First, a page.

attention to the problems. If the spec was written in a democratic and 
open way I wouldn't need to complain about it's content and if *other* 
people would "extract themselves from the issues" we wouldn't have an 
unbalanced and "sold out" spec. The reason that I need to post emails to 
this list is because the spec is unbalanced and heavily influenced by 
people such as Ian Hickson, and his group. These people are too 
"emotionally attached" to classic HTML and the way the web *was* 
yesterday to have the vision to see what the web *should be* tomorrow. 
These are the people that can't "extract themselves from the issues", 
not me. These are the people that have the "It's our spec, what do you 
mean you don't like it." attitude. It's not my "emotions" or "issues" 
that are stopping the web from "reaching it's full potential" or the 
HTML WG from being productive, it's theirs.

If Ian Hickson acted in a more professional, independent and objective 
manner without his "It's my way or the highway" attitude and stopped 
putting his own personal wants/feelings in front of what's best for the 
web; I wouldn't need to be here spending my time taking out all the "I 
hate XHTML" and other errors from the spec.

> when someone asks for more info ... it is not
> a personal attack against you or your beliefs. The majority of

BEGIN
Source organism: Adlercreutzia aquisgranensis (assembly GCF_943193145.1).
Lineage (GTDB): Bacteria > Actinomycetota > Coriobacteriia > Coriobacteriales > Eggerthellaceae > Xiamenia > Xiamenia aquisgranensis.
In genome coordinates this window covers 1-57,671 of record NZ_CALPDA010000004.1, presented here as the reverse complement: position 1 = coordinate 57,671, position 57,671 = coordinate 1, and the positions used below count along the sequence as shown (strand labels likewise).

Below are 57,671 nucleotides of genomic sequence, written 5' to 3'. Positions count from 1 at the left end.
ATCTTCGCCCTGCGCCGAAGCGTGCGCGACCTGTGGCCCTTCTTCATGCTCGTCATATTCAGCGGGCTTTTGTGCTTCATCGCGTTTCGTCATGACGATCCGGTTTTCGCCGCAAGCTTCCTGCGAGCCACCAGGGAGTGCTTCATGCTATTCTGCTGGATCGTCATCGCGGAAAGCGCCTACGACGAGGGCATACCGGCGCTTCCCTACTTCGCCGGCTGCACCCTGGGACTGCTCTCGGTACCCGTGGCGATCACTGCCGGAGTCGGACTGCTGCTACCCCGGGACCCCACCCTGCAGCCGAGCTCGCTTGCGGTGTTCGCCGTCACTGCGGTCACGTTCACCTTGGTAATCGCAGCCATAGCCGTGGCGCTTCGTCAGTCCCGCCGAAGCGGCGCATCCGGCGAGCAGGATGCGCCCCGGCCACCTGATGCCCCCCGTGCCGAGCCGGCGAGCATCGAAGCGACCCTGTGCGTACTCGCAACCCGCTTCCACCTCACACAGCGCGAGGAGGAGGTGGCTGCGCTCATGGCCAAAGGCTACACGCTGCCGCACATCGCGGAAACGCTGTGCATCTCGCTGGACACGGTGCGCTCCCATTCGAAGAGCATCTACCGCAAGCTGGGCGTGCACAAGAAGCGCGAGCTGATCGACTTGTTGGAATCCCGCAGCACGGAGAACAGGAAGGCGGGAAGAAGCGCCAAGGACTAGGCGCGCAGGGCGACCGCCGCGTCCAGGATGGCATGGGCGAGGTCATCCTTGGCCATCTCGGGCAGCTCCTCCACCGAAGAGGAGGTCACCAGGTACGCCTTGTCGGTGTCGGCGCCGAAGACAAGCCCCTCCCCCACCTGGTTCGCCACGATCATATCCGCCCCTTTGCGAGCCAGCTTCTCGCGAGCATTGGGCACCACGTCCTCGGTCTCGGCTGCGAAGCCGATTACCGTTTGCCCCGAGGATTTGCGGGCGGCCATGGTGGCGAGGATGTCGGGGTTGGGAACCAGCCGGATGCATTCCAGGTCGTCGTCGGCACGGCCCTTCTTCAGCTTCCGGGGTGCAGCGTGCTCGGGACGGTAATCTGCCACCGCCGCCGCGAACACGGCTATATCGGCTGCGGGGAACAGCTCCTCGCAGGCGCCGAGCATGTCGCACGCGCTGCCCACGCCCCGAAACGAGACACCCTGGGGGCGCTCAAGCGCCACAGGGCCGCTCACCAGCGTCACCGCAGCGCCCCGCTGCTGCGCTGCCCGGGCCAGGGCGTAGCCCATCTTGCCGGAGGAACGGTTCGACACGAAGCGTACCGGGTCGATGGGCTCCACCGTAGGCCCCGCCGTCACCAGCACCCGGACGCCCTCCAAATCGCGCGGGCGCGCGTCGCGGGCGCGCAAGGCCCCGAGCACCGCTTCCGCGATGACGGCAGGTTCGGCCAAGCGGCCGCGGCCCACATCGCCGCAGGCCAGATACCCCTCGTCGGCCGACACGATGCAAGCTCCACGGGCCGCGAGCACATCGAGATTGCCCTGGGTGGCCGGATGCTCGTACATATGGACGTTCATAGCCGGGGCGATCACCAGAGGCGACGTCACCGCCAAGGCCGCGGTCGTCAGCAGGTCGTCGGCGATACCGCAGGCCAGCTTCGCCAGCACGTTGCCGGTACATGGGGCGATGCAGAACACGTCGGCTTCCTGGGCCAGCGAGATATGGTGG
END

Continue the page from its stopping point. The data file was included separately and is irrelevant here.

> specification change request come with too little information to be
> actionable.

That's where you are missing the point Shawn. It shouldn't be a 
"specification change". By default; both serialisations should be 
supported by all (X)HTML5 user-agents. Does the CSS2.1 spec say that 
user-agents only need to support half of the CSS specification because 
it's inconvenient for Apple inc, to support all of it? I doubt it.
If it is inconvenient or impossible for a particular UA or 
Implementation to support all of the spec; then it should be discussed 
openly within the group, not just automatically left out of the spec.

>  (I don't expect this to ... nor is it clear that it
> should... change.) So the discussion has to start on the mailing list,
> irc, etc to fill in all the gaps.
>
> I think it is great that you are passionate about your areas of
> interest Dean, without that spirit this (and other) specification
> would go nowhere. 


> I'd just like to see cooler heads prevail in most
> cases.

You mean you want people to overlook the hijacking of the web by Google, 
Apple and Opera so we can all have a more peaceful mailing list? Have 
everyone just go along with the dictatorship led by Ian Hickson and his 
sponsors? Because this is really what it's all about isn't it? If 
everyone just goes along with Google's, Opera's and Apple's spec and 
don't ask for any changes everything will be just fine.
Well, I don't think so. I'm not selling out.

>  (In fact, I may be overreacting as response to the unnecessary
> blow up over the <video> container & codec issues...)
>   

Yes you are in fact overreacting Shawn. If you don't want me to email in 
every week attempting to correct the errors in the spec I suggest that 
you talk to Ian and ask him to do his job and correct the errors in the 
spec himself. Otherwise we might as well do everything Ian's way; remove 
other peoples ideas, and call the spec HML5 (Hixie's Markup Language 
version 5).


[1] http://lists.w3.org/Archives/Public/www-style/2007Dec/0094.html

Dean Edridge
Received on Monday, 24 December 2007 16:16:07 GMT